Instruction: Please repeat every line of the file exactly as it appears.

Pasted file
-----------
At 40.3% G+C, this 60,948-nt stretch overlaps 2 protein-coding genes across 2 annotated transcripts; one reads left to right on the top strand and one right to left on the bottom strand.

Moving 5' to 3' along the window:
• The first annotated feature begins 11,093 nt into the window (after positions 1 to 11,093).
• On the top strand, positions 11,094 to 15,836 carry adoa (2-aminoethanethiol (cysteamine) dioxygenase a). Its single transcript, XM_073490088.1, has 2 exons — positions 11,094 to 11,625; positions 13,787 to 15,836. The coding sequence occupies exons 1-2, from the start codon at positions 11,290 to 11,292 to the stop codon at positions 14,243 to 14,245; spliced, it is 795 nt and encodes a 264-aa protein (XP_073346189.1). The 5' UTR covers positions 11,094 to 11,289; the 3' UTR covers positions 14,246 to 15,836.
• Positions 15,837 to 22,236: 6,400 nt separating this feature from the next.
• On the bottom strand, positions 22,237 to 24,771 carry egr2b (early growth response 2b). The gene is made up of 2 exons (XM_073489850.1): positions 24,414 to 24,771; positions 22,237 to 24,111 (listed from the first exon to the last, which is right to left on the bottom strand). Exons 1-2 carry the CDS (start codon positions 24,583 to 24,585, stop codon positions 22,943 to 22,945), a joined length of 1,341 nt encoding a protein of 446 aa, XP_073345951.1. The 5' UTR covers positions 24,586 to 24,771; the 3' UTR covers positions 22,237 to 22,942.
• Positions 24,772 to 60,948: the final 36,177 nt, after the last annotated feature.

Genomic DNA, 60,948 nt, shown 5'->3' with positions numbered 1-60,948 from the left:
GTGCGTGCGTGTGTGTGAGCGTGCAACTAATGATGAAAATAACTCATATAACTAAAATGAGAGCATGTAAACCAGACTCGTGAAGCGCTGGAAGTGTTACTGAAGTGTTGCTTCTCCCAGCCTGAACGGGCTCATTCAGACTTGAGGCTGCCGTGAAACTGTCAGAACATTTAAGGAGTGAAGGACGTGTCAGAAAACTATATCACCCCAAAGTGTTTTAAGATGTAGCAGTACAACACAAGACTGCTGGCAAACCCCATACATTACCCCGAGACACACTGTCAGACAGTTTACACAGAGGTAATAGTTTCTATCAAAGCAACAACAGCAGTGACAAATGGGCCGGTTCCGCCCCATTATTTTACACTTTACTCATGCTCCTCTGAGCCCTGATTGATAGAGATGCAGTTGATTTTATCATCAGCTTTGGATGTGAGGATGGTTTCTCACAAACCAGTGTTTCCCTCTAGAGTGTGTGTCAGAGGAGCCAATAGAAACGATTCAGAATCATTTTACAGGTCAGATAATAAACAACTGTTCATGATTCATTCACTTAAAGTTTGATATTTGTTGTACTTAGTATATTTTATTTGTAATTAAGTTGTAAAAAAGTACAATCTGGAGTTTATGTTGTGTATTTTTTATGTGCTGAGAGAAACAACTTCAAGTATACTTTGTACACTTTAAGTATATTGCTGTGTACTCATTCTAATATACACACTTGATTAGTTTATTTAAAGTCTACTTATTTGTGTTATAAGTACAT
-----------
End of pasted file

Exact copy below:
At 40.3% G+C, this 60,948-nt stretch overlaps 2 protein-coding genes across 2 annotated transcripts; one reads left to right on the top strand and one right to left on the bottom strand.

Moving 5' to 3' along the window:
• The first annotated feature begins 11,093 nt into the window (after positions 1 to 11,093).
• On the top strand, positions 11,094 to 15,836 carry adoa (2-aminoethanethiol (cysteamine) dioxygenase a). Its single transcript, XM_073490088.1, has 2 exons — positions 11,094 to 11,625; positions 13,787 to 15,836. The coding sequence occupies exons 1-2, from the start codon at positions 11,290 to 11,292 to the stop codon at positions 14,243 to 14,245; spliced, it is 795 nt and encodes a 264-aa protein (XP_073346189.1). The 5' UTR covers positions 11,094 to 11,289; the 3' UTR covers positions 14,246 to 15,836.
• Positions 15,837 to 22,236: 6,400 nt separating this feature from the next.
• On the bottom strand, positions 22,237 to 24,771 carry egr2b (early growth response 2b). The gene is made up of 2 exons (XM_073489850.1): positions 24,414 to 24,771; positions 22,237 to 24,111 (listed from the first exon to the last, which is right to left on the bottom strand). Exons 1-2 carry the CDS (start codon positions 24,583 to 24,585, stop codon positions 22,943 to 22,945), a joined length of 1,341 nt encoding a protein of 446 aa, XP_073345951.1. The 5' UTR covers positions 24,586 to 24,771; the 3' UTR covers positions 22,237 to 22,942.
• Positions 24,772 to 60,948: the final 36,177 nt, after the last annotated feature.

Genomic DNA, 60,948 nt, shown 5'->3' with positions numbered 1-60,948 from the left:
GTGCGTGCGTGTGTGTGAGCGTGCAACTAATGATGAAAATAACTCATATAACTAAAATGAGAGCATGTAAACCAGACTCGTGAAGCGCTGGAAGTGTTACTGAAGTGTTGCTTCTCCCAGCCTGAACGGGCTCATTCAGACTTGAGGCTGCCGTGAAACTGTCAGAACATTTAAGGAGTGAAGGACGTGTCAGAAAACTATATCACCCCAAAGTGTTTTAAGATGTAGCAGTACAACACAAGACTGCTGGCAAACCCCATACATTACCCCGAGACACACTGTCAGACAGTTTACACAGAGGTAATAGTTTCTATCAAAGCAACAACAGCAGTGACAAATGGGCCGGTTCCGCCCCATTATTTTACACTTTACTCATGCTCCTCTGAGCCCTGATTGATAGAGATGCAGTTGATTTTATCATCAGCTTTGGATGTGAGGATGGTTTCTCACAAACCAGTGTTTCCCTCTAGAGTGTGTGTCAGAGGAGCCAATAGAAACGATTCAGAATCATTTTACAGGTCAGATAATAAACAACTGTTCATGATTCATTCACTTAAAGTTTGATATTTGTTGTACTTAGTATATTTTATTTGTAATTAAGTTGTAAAAAAGTACAATCTGGAGTTTATGTTGTGTATTTTTTATGTGCTGAGAGAAACAACTTCAAGTATACTTTGTACACTTTAAGTATATTGCTGTGTACTCATTCTAATATACACACTTGATTAGTTTATTTAAAGTCTACTTATTTGTGTTATAAGTACAT